Four Used Car Scams And How To Avoid Them Before You Buy


Online car shoppers use Web sites like eBay Motors, Craigslist and Edmunds to find the perfect car. However, the Internet has also become a resource for scammers, according to the National Consumers League (NCL), which saw an increase in scam-related consumer complaints during the first quarter of 2011.

The NCL received more than 100 automotive-related consumer complaints between January 1 and March 22. The combined reported losses totaled $293,000.

“Consumers need to protect themselves from unscrupulous sellers,” said Eric Widmer, vice-president of sales and operations for AiM Mobile Inspections, a national inspection service.

In the used car segment, two products exist to provide protection and information for consumers: used vehicle inspections and the vehicle history report. Use these tools to combat scams:

• Online sales — These used car scams involve a classified listing on sales and auction sites.

The listings are generally for late-model automobiles at well below market value. In the scheme, when the victim contacts the scammer, they are told that the seller is not local and that payment for the car or for vehicle shipping should be sent via wire transfer to the seller.

Solution: Request to have the vehicle inspected to verify that the car exists. A seller who refuses to meet in person is a red flag.

A second rule of thumb: Never wire money for a sales transaction.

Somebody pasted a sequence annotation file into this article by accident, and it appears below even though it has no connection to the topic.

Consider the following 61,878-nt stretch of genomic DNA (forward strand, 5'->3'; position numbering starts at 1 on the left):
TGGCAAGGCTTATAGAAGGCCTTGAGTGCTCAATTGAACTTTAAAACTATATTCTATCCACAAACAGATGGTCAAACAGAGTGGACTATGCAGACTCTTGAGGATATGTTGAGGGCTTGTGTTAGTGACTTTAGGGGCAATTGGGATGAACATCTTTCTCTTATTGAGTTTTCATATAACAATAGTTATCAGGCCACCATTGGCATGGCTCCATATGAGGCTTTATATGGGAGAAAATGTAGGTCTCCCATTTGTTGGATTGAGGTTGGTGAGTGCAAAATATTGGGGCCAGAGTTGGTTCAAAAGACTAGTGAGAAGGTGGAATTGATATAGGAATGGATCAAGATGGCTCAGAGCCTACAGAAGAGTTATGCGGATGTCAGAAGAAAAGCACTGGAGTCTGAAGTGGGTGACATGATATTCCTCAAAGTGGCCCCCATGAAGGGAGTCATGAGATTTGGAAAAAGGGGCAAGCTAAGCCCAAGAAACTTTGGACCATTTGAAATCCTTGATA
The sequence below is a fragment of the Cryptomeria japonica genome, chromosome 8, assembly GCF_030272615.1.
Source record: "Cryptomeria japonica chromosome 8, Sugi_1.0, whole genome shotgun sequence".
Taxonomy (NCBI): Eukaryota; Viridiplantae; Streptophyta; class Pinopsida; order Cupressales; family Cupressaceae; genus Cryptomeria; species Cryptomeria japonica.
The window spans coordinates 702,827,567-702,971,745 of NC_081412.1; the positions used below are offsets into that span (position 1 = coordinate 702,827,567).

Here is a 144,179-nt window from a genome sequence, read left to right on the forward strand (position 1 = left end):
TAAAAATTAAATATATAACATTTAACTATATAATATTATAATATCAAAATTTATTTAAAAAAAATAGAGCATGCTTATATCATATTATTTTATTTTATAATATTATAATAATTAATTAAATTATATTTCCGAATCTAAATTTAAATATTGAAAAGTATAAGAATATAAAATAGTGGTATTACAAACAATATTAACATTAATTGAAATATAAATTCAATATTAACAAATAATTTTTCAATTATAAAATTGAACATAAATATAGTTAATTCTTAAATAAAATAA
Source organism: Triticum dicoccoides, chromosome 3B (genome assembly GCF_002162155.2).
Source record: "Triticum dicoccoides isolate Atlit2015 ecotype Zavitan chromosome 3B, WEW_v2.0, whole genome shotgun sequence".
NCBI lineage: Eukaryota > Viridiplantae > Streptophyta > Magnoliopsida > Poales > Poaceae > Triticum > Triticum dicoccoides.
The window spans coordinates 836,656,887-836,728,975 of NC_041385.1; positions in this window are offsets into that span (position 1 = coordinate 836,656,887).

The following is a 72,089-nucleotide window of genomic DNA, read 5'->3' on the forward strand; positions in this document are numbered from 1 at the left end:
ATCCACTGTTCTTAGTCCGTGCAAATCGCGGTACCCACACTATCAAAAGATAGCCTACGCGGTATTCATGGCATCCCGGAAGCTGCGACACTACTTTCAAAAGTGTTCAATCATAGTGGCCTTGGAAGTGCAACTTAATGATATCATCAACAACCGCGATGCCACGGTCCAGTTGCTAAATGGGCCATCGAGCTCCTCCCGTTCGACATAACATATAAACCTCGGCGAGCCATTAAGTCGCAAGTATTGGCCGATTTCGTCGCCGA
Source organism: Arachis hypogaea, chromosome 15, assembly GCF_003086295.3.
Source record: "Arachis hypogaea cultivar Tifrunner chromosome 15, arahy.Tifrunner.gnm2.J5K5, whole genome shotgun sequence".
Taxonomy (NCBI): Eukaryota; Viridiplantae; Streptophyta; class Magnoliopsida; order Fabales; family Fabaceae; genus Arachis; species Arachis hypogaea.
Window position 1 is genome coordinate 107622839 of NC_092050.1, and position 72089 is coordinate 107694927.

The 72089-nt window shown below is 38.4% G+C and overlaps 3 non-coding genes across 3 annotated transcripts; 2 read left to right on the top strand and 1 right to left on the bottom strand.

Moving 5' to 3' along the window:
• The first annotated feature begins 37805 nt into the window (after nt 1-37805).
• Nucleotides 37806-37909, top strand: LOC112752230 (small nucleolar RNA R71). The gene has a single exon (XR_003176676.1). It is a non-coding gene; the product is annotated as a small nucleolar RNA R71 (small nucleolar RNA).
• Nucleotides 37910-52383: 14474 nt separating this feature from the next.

• VIN Tampering — Vehicle identification number tampering has become more popular as crooked sellers try to hide unflattering information. Shady sellers have been known to search through parking lots for a car with the same make, model and color, copy its VIN and use that information to obtain a bogus history report for the car they’re selling.

Solution: A professional vehicle inspection will uncover VIN tampering.

• Unreported collision damage — Inevitably a dealership or body shop will end up with a car that’s been in a collision. For any number of reasons, information about a collision goes unreported.

Solution: A professional vehicle inspector knows the tell-tale signs of accident repair, whether it’s from overspray, new parts, non-factory welds, unpainted bolts or unaligned body panels.

• Title Washing — Transferring a once-salvaged vehicle, such as a car that’s been flood-damaged or totaled, to a state with more lenient title laws. When the state issues a new title, it may no longer show that it had been salvaged.

Solutions: Once a vehicle has been branded and that information is reported, it remains in that state’s records no matter how many states the car is sold in.

While the current title may no longer indicate severe damage or a salvage brand, a vehicle history report will.


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